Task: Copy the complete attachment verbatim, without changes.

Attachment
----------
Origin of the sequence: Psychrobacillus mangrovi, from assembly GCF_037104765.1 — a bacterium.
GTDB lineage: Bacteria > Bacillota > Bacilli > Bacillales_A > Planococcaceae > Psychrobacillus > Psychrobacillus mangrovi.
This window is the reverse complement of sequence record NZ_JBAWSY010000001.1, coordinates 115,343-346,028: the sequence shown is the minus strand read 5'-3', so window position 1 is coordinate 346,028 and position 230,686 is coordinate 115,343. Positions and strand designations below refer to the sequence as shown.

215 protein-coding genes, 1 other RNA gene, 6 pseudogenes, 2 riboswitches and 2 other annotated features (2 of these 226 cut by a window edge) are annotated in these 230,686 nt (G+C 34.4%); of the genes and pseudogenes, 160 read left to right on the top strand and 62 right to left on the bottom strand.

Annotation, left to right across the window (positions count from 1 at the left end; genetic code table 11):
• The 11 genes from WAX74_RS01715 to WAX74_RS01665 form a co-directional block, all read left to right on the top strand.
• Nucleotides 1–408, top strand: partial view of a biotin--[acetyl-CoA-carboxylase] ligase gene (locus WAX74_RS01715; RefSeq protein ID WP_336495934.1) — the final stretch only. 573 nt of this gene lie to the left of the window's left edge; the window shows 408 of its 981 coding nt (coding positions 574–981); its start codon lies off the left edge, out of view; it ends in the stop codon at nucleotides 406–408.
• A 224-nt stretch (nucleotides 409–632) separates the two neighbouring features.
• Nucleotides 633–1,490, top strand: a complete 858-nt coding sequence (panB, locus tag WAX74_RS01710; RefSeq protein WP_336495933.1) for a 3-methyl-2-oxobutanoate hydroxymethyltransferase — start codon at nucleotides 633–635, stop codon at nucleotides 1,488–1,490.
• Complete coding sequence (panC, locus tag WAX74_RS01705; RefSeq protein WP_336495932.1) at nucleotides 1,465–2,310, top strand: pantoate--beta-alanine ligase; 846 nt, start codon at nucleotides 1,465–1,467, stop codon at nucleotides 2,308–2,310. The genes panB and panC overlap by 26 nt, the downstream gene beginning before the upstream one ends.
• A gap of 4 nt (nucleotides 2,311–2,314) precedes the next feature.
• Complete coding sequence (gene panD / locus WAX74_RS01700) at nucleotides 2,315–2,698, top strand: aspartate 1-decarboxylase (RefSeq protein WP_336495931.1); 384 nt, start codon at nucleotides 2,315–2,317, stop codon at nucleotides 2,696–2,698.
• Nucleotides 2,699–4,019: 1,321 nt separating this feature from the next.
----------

Origin of the sequence: Psychrobacillus mangrovi, from assembly GCF_037104765.1 — a bacterium.
GTDB lineage: Bacteria > Bacillota > Bacilli > Bacillales_A > Planococcaceae > Psychrobacillus > Psychrobacillus mangrovi.
This window is the reverse complement of sequence record NZ_JBAWSY010000001.1, coordinates 115,343-346,028: the sequence shown is the minus strand read 5'-3', so window position 1 is coordinate 346,028 and position 230,686 is coordinate 115,343. Positions and strand designations below refer to the sequence as shown.

215 protein-coding genes, 1 other RNA gene, 6 pseudogenes, 2 riboswitches and 2 other annotated features (2 of these 226 cut by a window edge) are annotated in these 230,686 nt (G+C 34.4%); of the genes and pseudogenes, 160 read left to right on the top strand and 62 right to left on the bottom strand.

Annotation, left to right across the window (positions count from 1 at the left end; genetic code table 11):
• The 11 genes from WAX74_RS01715 to WAX74_RS01665 form a co-directional block, all read left to right on the top strand.
• Nucleotides 1–408, top strand: partial view of a biotin--[acetyl-CoA-carboxylase] ligase gene (locus WAX74_RS01715; RefSeq protein ID WP_336495934.1) — the final stretch only. 573 nt of this gene lie to the left of the window's left edge; the window shows 408 of its 981 coding nt (coding positions 574–981); its start codon lies off the left edge, out of view; it ends in the stop codon at nucleotides 406–408.
• A 224-nt stretch (nucleotides 409–632) separates the two neighbouring features.
• Nucleotides 633–1,490, top strand: a complete 858-nt coding sequence (panB, locus tag WAX74_RS01710; RefSeq protein WP_336495933.1) for a 3-methyl-2-oxobutanoate hydroxymethyltransferase — start codon at nucleotides 633–635, stop codon at nucleotides 1,488–1,490.
• Complete coding sequence (panC, locus tag WAX74_RS01705; RefSeq protein WP_336495932.1) at nucleotides 1,465–2,310, top strand: pantoate--beta-alanine ligase; 846 nt, start codon at nucleotides 1,465–1,467, stop codon at nucleotides 2,308–2,310. The genes panB and panC overlap by 26 nt, the downstream gene beginning before the upstream one ends.
• A gap of 4 nt (nucleotides 2,311–2,314) precedes the next feature.
• Complete coding sequence (gene panD / locus WAX74_RS01700) at nucleotides 2,315–2,698, top strand: aspartate 1-decarboxylase (RefSeq protein WP_336495931.1); 384 nt, start codon at nucleotides 2,315–2,317, stop codon at nucleotides 2,696–2,698.
• Nucleotides 2,699–4,019: 1,321 nt separating this feature from the next.